Second, the social contract needs renegotiation at multiple levels. Not only do national governments have to rewrite compacts with those who dwell within them but, globally, we must facilitate conversations of fair and just transfers of knowledge, skills and finances; the wherewithal of affecting a nimble, fair and planet-positive transition.

The process will be messy, with societal, nationalistic and global fault lines coming into play. But Churchillian aphorisms of “jaw-jaw” as better than “war-war” would need to be transposed into the reality of the times: to self-destruct or not to self-destruct (with our deepest apologies to the venerable William Shakespeare) is the question. The answer is obvious.

Third and finally, We the peoples, the founding tenets of the United Nations: Fit-for-purpose institutions must come together in an unprecedented way to work with businesses, communities and regular folk to change behaviours, encourage wise choices and incentivise changes in mindsets in planet-positive ways.

A green and clean economy will generate billions in new business, new jobs will be created and even newer opportunities will arise in the medium to long term. But there will be an adjustment cost in the short to medium term.

The pandemic has clearly demonstrated that we are able to collaborate deeply and act collectively, at short notice, with a heightened sense of urgency, including developing and manufacturing on a global scale multiple vaccines within 18 months and where universal norms were issued, including what is possibly the world’s largest social experiment, where almost everyone was instructed to stay home — and they did.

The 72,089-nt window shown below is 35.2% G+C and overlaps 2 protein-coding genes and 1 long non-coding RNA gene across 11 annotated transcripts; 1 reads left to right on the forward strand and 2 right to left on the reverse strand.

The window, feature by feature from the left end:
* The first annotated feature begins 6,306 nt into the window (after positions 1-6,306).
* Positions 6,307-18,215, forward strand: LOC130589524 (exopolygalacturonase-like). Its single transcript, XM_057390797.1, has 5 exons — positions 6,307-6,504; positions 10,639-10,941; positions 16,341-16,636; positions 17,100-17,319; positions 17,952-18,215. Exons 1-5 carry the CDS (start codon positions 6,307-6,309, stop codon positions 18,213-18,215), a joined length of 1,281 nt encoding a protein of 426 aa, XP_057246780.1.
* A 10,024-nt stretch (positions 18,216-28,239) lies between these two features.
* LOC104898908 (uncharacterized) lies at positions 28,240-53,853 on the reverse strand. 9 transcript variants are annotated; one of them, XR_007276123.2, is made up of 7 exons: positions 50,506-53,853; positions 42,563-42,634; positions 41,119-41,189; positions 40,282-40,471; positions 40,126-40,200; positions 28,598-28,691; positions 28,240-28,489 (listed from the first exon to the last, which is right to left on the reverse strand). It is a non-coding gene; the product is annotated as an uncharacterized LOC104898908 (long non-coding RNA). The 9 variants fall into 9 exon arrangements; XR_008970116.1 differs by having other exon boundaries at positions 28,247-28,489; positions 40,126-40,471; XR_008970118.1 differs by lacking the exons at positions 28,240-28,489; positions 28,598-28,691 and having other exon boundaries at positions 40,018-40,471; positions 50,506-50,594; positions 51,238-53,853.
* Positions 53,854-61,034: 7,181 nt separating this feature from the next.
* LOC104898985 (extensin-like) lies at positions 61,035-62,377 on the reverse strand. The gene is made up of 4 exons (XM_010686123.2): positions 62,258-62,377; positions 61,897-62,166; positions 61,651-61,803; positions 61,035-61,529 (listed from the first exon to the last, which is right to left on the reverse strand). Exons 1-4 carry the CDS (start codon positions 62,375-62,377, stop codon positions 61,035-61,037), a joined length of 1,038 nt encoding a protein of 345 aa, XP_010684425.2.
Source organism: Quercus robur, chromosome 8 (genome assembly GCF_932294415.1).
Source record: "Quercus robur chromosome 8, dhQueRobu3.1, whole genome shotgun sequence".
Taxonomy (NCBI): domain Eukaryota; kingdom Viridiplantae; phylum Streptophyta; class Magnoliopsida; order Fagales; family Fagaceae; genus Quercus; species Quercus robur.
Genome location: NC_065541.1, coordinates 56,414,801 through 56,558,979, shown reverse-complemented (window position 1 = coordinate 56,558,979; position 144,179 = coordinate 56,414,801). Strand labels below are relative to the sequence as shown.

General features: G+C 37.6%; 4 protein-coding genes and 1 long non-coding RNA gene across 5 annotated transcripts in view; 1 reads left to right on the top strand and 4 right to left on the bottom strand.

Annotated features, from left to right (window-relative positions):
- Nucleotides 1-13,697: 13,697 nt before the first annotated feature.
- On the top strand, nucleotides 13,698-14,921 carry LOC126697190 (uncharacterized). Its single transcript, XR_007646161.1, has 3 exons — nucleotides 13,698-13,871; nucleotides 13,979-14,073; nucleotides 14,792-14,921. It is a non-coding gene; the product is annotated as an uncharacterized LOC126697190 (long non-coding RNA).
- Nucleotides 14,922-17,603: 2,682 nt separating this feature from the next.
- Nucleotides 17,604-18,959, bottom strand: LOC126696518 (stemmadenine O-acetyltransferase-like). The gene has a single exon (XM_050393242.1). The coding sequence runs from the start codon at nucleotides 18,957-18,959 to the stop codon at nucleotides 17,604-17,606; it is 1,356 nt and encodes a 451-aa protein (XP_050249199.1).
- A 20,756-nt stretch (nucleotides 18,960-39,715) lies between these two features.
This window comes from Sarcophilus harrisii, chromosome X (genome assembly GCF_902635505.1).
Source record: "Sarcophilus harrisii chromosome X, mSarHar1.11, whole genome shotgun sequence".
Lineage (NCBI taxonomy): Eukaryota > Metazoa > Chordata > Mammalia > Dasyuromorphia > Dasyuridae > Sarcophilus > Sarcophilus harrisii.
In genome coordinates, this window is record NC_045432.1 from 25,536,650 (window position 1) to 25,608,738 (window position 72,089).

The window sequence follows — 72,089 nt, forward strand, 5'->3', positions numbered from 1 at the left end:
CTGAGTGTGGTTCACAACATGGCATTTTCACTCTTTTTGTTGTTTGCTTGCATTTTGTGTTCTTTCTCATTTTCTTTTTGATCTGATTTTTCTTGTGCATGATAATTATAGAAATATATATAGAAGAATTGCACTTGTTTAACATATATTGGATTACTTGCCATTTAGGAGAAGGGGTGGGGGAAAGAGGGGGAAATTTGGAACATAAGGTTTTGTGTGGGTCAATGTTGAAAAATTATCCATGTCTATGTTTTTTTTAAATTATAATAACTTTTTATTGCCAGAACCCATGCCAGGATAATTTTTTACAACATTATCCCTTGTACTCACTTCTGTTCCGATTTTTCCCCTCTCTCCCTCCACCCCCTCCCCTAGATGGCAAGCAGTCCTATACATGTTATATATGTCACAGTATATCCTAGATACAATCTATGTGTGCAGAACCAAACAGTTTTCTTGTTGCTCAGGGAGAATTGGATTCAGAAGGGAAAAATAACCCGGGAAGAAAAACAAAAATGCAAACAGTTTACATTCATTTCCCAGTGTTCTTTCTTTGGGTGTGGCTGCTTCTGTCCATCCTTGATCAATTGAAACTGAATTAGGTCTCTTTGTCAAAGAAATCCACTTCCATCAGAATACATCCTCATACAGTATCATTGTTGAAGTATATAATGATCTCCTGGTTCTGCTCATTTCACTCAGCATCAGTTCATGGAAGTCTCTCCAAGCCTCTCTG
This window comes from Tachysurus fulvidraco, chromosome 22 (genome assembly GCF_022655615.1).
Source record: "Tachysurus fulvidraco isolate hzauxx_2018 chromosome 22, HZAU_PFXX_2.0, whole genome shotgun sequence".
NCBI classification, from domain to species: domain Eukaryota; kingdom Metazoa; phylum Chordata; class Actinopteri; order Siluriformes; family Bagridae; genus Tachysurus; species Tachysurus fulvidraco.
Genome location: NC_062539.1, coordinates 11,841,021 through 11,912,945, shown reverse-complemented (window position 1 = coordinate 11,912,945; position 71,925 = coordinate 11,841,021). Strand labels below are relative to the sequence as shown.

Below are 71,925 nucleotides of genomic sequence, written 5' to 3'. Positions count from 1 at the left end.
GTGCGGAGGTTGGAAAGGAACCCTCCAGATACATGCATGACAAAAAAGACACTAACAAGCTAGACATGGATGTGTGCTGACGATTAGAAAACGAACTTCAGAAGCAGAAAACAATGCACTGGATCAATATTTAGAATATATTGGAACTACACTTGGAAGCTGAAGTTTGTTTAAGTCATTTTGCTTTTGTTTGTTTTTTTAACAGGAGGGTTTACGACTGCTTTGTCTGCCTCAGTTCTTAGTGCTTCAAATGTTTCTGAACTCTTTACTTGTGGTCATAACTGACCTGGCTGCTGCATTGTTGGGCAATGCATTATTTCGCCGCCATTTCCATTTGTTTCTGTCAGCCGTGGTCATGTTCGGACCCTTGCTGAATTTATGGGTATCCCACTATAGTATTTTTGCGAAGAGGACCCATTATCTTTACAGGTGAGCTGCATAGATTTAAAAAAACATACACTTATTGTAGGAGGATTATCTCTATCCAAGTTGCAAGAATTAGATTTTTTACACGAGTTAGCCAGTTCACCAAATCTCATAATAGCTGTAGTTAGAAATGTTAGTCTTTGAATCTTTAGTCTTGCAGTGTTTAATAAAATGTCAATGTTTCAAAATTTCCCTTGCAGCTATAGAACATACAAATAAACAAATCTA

It is possible to align behind purpose, on an unprecedented scale, where values and priorities might differ but a common purpose draws us all together.


Our ecosystem is changing beyond imagination.

Malaysia’s otherwise fairly advanced infrastructure to deal with monsoon rains was lastingly impressive, until the unseasonal rains — deluges — of the last two years brought reality home: the Karak Highway was washed away in 2021; Bentong and surrounding townships went under water; Batu Pahat remains hobbled by the Johor floods of 2022/23.

This is patently not a time for soft ruminations. It is a time for action.

Niloy Banerjee is the head of the United Nations Development Programme for Malaysia, the UN’s largest agency on energy transition, climate change, biodiversity conservation, inequality and good governance. Datin Seri Sunita Rajakumar is the chairman of Climate Governance Malaysia. This column is part of a series coordinated by Climate Governance Malaysia, the national chapter of the World Economic Forum’s Climate Governance Initiative (CGI). The CGI is an effort to support boards of directors in discharging their duty of care as long-term stewards of the companies they oversee, specifically to ensure that climate risks and opportunities are adequately addressed.